South African Market:

June brought with it a few notable domestic developments prior to the world’s focus on the UK’s astonishing vote to leave the EU.

The month started with the much anticipated announcement from S&P which affirmed South Africa’s foreign currency bond rating at one notch above sub-investment grade, or “junk” status. In its statement, S&P warned that low GDP growth and rising political tensions could still see a downgrade in its rating this year (December 2016) or next year “if policy measures do not turn the economy around”. All eyes are on our political and business leaders as they scramble to make the case for not downgrading South Africa. Most of the published analyses implies that this is essentially a fait accompli.

Hot on the heels of the S&P announcement came the news that the South African economy shrank by an annualised 1.2% in the three months to March of 2016, compared to 0.4% growth in the previous quarter. Add this to the additional headwinds SA growth will face following the Brexit announcement which research shows will remove another 0.1% from South Africa’s GDP growth, and it makes the investment case for South Africa Inc. decidedly difficult.

Leading up to the Brexit announcement, the Financial Index was making steady gains for the month, up 2.1%, whilst the Resources and Industrial indices were in marginally negative territory. The Rand had gained ground against all the major currencies, trading at $14.31 to the US Dollar. The Brexit announcement changed all of that, and within two days the All Share index was down 7.1% for the month and the ZAR / USD back to $15.40, one of the worst performing emerging market currencies, due to our trade ties with the UK. Gold showed its defensive qualities and was up 9% for the month in the aftermath of the announcement. A number of SA Fund managers have held an exposure to gold over the last 6 months for the diversification that it provides.

By month-end the market’s initial reaction was muted somewhat, with the All Share index making up some of its initial losses, ending the month down 3% and the Rand strengthening to $14.73, assisted by the reporting of a bigger-than-expected trade surplus of R18.7 billion for May.

Global Markets:

News of Brexit shocked the world. Financial markets responded and the MSCI world index lost 7% in the first two days after the vote, Sterling collapsed to 30 year lows against the USD.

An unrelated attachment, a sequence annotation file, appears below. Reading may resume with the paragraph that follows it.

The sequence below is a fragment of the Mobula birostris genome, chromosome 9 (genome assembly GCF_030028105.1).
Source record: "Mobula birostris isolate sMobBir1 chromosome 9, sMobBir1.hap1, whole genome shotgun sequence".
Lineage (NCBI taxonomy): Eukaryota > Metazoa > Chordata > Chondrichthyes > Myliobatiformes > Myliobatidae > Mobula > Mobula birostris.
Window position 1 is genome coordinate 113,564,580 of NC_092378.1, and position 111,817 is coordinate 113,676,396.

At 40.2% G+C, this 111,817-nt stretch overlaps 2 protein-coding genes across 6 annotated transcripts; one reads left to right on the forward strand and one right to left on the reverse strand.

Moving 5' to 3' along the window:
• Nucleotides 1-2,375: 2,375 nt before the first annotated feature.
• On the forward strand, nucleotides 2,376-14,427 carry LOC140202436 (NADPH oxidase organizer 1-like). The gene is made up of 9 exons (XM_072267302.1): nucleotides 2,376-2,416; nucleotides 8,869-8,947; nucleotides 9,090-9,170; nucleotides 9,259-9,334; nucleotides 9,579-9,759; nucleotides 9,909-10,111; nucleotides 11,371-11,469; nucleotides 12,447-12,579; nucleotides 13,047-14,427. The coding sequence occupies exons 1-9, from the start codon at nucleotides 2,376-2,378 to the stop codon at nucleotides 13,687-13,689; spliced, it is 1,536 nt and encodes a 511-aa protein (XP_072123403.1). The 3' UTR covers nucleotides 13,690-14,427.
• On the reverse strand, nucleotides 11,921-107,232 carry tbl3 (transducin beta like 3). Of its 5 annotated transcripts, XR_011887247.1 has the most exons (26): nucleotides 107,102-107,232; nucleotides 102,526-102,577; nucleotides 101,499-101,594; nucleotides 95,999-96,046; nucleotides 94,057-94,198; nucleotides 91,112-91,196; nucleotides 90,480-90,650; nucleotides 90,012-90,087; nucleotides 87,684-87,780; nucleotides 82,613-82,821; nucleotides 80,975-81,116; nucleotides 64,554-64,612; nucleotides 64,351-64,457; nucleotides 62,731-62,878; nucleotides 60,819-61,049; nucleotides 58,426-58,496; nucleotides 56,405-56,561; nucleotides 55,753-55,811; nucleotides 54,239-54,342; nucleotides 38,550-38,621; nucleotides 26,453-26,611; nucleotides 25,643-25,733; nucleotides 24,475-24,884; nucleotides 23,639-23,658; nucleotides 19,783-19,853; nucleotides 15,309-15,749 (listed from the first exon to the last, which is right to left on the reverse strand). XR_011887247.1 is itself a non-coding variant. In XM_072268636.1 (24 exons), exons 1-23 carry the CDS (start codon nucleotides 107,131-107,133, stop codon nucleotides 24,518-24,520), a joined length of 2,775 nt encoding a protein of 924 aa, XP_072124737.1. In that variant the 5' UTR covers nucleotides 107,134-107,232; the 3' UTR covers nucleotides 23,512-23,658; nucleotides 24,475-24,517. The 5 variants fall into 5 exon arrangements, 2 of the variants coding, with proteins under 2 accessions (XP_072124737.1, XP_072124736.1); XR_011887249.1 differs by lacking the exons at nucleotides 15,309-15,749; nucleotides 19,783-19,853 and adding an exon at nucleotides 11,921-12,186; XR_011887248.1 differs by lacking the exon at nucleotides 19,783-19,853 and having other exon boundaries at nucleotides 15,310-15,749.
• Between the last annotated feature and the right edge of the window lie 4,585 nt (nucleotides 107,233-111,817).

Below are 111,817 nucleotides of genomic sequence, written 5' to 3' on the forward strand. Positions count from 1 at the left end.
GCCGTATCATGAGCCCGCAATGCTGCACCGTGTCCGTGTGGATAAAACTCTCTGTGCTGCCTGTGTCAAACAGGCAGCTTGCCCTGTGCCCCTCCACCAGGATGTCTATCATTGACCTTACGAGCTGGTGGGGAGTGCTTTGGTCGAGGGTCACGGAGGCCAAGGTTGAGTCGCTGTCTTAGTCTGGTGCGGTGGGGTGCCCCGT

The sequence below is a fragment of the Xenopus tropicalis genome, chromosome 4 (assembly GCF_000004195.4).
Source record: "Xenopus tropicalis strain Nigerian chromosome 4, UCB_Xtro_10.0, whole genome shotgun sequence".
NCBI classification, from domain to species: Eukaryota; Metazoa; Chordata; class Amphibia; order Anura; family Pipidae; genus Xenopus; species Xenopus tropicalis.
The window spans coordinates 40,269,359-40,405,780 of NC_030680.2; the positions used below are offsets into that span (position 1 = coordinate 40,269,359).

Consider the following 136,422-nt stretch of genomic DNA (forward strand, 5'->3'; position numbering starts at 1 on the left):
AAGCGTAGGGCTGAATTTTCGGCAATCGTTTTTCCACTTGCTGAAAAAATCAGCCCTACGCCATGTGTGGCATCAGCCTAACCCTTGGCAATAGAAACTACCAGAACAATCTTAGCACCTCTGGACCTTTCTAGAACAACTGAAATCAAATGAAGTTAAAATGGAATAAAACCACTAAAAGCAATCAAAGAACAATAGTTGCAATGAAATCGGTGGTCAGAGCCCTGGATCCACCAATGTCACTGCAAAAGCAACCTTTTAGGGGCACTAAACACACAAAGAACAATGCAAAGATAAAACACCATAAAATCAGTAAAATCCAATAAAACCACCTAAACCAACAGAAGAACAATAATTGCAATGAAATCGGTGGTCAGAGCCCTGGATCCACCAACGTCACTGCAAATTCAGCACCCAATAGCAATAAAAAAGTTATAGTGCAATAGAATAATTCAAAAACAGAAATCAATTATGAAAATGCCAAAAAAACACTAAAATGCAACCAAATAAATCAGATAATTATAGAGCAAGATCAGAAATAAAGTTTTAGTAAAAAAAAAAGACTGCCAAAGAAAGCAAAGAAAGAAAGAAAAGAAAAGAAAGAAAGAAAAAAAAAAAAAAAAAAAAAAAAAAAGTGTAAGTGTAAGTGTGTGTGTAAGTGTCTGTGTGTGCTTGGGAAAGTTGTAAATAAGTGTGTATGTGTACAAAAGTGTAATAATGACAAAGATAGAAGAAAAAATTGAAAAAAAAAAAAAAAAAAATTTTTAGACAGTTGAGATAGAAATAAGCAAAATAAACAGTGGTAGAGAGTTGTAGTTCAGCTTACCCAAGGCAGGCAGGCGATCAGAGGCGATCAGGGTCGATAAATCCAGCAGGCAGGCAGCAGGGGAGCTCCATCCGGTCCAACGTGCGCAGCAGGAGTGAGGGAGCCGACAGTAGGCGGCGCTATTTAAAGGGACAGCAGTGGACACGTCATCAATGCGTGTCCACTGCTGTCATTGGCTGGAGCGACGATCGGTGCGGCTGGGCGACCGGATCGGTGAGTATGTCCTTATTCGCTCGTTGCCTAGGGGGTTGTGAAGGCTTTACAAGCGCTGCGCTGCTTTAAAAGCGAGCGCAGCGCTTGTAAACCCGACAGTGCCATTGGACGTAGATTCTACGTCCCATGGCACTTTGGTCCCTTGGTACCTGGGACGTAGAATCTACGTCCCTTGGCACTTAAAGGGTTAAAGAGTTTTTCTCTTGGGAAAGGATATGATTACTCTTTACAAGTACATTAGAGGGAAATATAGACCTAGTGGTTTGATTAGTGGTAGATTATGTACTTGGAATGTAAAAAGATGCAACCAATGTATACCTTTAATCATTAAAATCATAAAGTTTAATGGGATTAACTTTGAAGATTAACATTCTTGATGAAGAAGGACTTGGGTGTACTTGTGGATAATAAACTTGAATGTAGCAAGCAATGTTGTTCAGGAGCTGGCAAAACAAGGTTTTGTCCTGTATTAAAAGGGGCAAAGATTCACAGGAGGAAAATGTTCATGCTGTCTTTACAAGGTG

This crisis is a political crisis, and has brought new risks onto investors’ radars. The potential for additional fall out through contagion arises as the populist parties of other EU members may be emboldened by the British vote. It is expected that EU leaders will take a very hard line with the UK, to send a clear message to other members that being outside the EU is not better than being inside. Levels of uncertainty are high, which brings with it volatility.

Emotions aside, what does it mean for investors? We have digested pages of analyses on this topic over the week. The following points neatly summarise the consensus:

The UK is expected to go through a minor recession, and the Euro area is expected to go through a slowing of growth over the next 12 months. It is not necessarily the case that there will be a material impact on global growth as the UK contribution to global GDP is less than 3% of global GDP.
Central banks are expected to respond with commitments to supporting the global economy through any slow down with increased liquidity to the banking system, dampening investors’ fears.
The US will delay rate hikes and markets currently indicate that any interest rate move by the FED this year, is more likely to be down, than up.
According to JP Morgan, the direct impact of Brexit to U.S. corporate profitability will likely be contained, with S&P 500 revenue exposure at 1% to U.K. and 6 to 7% to Europe.
If concerns about a slowing global economy mount, capital flows to emerging markets will slow, meaning emerging market currencies will come under further pressure. Barclays emerging markets research team expect the Rand to move above $16.00 by year end. Other estimates are less extreme, expecting the Rand to trade around $15.00.
Although the SA economy’s growth is fragile, a hit to the Rand may well see the SARB increase interest rates again, but not before the election in August.
Above all, these events serve as a reminder that when investing one has to “expect the unexpected” and use the benefits of diversification to protect your assets from unforeseen events.

A well‑constructed investment strategy takes into account the fact that the investment will go through market shocks such as these. We simply advise riding through the volatility that may come. History has taught us that whilst corrections are worrisome at the time, they are a mere blip over the long term, and inevitably turn out to have been a great investment opportunity.